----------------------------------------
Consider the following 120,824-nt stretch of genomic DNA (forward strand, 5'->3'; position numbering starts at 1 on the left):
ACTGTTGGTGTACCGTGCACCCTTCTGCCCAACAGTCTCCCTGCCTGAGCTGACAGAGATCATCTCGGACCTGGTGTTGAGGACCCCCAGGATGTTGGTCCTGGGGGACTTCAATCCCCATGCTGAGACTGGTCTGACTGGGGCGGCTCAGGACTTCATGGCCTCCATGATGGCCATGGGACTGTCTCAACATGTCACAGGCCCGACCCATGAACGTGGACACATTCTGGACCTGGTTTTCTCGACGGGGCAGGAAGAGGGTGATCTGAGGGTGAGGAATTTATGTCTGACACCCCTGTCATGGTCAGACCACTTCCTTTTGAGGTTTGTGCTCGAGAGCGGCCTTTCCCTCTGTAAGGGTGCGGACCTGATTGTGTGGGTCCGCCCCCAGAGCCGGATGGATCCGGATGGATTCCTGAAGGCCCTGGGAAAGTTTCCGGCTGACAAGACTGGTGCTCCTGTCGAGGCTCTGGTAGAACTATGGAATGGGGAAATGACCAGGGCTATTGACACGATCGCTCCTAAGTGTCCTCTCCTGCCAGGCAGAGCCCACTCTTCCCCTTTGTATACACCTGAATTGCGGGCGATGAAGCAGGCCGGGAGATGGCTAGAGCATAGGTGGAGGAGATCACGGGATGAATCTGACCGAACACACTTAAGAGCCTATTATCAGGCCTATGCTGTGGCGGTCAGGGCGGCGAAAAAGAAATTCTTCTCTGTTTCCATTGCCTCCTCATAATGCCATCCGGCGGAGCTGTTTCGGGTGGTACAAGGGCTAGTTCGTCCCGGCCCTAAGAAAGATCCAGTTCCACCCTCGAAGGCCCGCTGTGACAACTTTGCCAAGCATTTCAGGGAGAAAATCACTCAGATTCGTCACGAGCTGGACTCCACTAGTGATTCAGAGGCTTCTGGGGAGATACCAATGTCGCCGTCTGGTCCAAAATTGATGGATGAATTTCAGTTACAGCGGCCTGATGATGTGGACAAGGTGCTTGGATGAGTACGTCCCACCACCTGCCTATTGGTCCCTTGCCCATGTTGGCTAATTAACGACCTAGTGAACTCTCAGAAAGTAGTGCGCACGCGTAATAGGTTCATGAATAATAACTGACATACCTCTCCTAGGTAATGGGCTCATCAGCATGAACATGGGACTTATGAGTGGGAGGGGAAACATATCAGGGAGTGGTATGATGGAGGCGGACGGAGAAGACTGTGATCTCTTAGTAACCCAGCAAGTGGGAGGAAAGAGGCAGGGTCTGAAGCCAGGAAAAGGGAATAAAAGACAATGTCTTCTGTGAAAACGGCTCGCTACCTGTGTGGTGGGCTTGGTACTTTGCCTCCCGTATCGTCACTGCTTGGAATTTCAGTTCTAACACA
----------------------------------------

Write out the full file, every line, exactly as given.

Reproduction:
Consider the following 120,824-nt stretch of genomic DNA (forward strand, 5'->3'; position numbering starts at 1 on the left):
ACTGTTGGTGTACCGTGCACCCTTCTGCCCAACAGTCTCCCTGCCTGAGCTGACAGAGATCATCTCGGACCTGGTGTTGAGGACCCCCAGGATGTTGGTCCTGGGGGACTTCAATCCCCATGCTGAGACTGGTCTGACTGGGGCGGCTCAGGACTTCATGGCCTCCATGATGGCCATGGGACTGTCTCAACATGTCACAGGCCCGACCCATGAACGTGGACACATTCTGGACCTGGTTTTCTCGACGGGGCAGGAAGAGGGTGATCTGAGGGTGAGGAATTTATGTCTGACACCCCTGTCATGGTCAGACCACTTCCTTTTGAGGTTTGTGCTCGAGAGCGGCCTTTCCCTCTGTAAGGGTGCGGACCTGATTGTGTGGGTCCGCCCCCAGAGCCGGATGGATCCGGATGGATTCCTGAAGGCCCTGGGAAAGTTTCCGGCTGACAAGACTGGTGCTCCTGTCGAGGCTCTGGTAGAACTATGGAATGGGGAAATGACCAGGGCTATTGACACGATCGCTCCTAAGTGTCCTCTCCTGCCAGGCAGAGCCCACTCTTCCCCTTTGTATACACCTGAATTGCGGGCGATGAAGCAGGCCGGGAGATGGCTAGAGCATAGGTGGAGGAGATCACGGGATGAATCTGACCGAACACACTTAAGAGCCTATTATCAGGCCTATGCTGTGGCGGTCAGGGCGGCGAAAAAGAAATTCTTCTCTGTTTCCATTGCCTCCTCATAATGCCATCCGGCGGAGCTGTTTCGGGTGGTACAAGGGCTAGTTCGTCCCGGCCCTAAGAAAGATCCAGTTCCACCCTCGAAGGCCCGCTGTGACAACTTTGCCAAGCATTTCAGGGAGAAAATCACTCAGATTCGTCACGAGCTGGACTCCACTAGTGATTCAGAGGCTTCTGGGGAGATACCAATGTCGCCGTCTGGTCCAAAATTGATGGATGAATTTCAGTTACAGCGGCCTGATGATGTGGACAAGGTGCTTGGATGAGTACGTCCCACCACCTGCCTATTGGTCCCTTGCCCATGTTGGCTAATTAACGACCTAGTGAACTCTCAGAAAGTAGTGCGCACGCGTAATAGGTTCATGAATAATAACTGACATACCTCTCCTAGGTAATGGGCTCATCAGCATGAACATGGGACTTATGAGTGGGAGGGGAAACATATCAGGGAGTGGTATGATGGAGGCGGACGGAGAAGACTGTGATCTCTTAGTAACCCAGCAAGTGGGAGGAAAGAGGCAGGGTCTGAAGCCAGGAAAAGGGAATAAAAGACAATGTCTTCTGTGAAAACGGCTCGCTACCTGTGTGGTGGGCTTGGTACTTTGCCTCCCGTATCGTCACTGCTTGGAATTTCAGTTCTAACACA